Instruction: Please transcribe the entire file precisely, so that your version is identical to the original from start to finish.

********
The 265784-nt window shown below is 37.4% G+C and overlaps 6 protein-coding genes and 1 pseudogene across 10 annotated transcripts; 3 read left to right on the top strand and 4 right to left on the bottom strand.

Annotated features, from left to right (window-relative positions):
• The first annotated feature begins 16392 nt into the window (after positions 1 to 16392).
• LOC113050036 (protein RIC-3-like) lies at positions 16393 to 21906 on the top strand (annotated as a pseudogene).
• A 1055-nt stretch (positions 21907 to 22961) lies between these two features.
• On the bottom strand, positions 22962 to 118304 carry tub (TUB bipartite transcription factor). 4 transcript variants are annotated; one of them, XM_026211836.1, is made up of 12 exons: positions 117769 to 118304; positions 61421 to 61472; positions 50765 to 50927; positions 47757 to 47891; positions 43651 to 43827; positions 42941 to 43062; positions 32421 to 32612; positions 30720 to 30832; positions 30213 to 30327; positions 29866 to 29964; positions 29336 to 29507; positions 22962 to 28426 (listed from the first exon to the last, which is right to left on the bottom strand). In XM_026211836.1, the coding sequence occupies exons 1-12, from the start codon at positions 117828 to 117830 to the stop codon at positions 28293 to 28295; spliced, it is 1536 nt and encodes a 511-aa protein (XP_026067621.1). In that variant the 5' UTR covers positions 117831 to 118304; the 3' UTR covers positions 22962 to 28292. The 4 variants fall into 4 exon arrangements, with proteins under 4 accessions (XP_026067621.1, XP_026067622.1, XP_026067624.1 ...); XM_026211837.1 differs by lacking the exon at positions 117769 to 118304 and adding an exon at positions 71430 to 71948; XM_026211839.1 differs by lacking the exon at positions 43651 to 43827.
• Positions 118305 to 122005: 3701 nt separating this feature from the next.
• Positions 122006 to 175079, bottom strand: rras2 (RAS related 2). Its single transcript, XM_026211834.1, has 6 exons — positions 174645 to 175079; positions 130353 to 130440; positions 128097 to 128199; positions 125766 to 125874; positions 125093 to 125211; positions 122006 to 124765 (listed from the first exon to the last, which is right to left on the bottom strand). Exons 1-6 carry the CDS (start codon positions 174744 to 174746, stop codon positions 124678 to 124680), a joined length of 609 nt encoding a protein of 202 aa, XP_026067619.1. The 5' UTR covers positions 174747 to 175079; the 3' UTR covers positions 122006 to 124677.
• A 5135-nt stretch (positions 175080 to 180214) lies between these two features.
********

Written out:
The 265784-nt window shown below is 37.4% G+C and overlaps 6 protein-coding genes and 1 pseudogene across 10 annotated transcripts; 3 read left to right on the top strand and 4 right to left on the bottom strand.

Annotated features, from left to right (window-relative positions):
• The first annotated feature begins 16392 nt into the window (after positions 1 to 16392).
• LOC113050036 (protein RIC-3-like) lies at positions 16393 to 21906 on the top strand (annotated as a pseudogene).
• A 1055-nt stretch (positions 21907 to 22961) lies between these two features.
• On the bottom strand, positions 22962 to 118304 carry tub (TUB bipartite transcription factor). 4 transcript variants are annotated; one of them, XM_026211836.1, is made up of 12 exons: positions 117769 to 118304; positions 61421 to 61472; positions 50765 to 50927; positions 47757 to 47891; positions 43651 to 43827; positions 42941 to 43062; positions 32421 to 32612; positions 30720 to 30832; positions 30213 to 30327; positions 29866 to 29964; positions 29336 to 29507; positions 22962 to 28426 (listed from the first exon to the last, which is right to left on the bottom strand). In XM_026211836.1, the coding sequence occupies exons 1-12, from the start codon at positions 117828 to 117830 to the stop codon at positions 28293 to 28295; spliced, it is 1536 nt and encodes a 511-aa protein (XP_026067621.1). In that variant the 5' UTR covers positions 117831 to 118304; the 3' UTR covers positions 22962 to 28292. The 4 variants fall into 4 exon arrangements, with proteins under 4 accessions (XP_026067621.1, XP_026067622.1, XP_026067624.1 ...); XM_026211837.1 differs by lacking the exon at positions 117769 to 118304 and adding an exon at positions 71430 to 71948; XM_026211839.1 differs by lacking the exon at positions 43651 to 43827.
• Positions 118305 to 122005: 3701 nt separating this feature from the next.
• Positions 122006 to 175079, bottom strand: rras2 (RAS related 2). Its single transcript, XM_026211834.1, has 6 exons — positions 174645 to 175079; positions 130353 to 130440; positions 128097 to 128199; positions 125766 to 125874; positions 125093 to 125211; positions 122006 to 124765 (listed from the first exon to the last, which is right to left on the bottom strand). Exons 1-6 carry the CDS (start codon positions 174744 to 174746, stop codon positions 124678 to 124680), a joined length of 609 nt encoding a protein of 202 aa, XP_026067619.1. The 5' UTR covers positions 174747 to 175079; the 3' UTR covers positions 122006 to 124677.
• A 5135-nt stretch (positions 175080 to 180214) lies between these two features.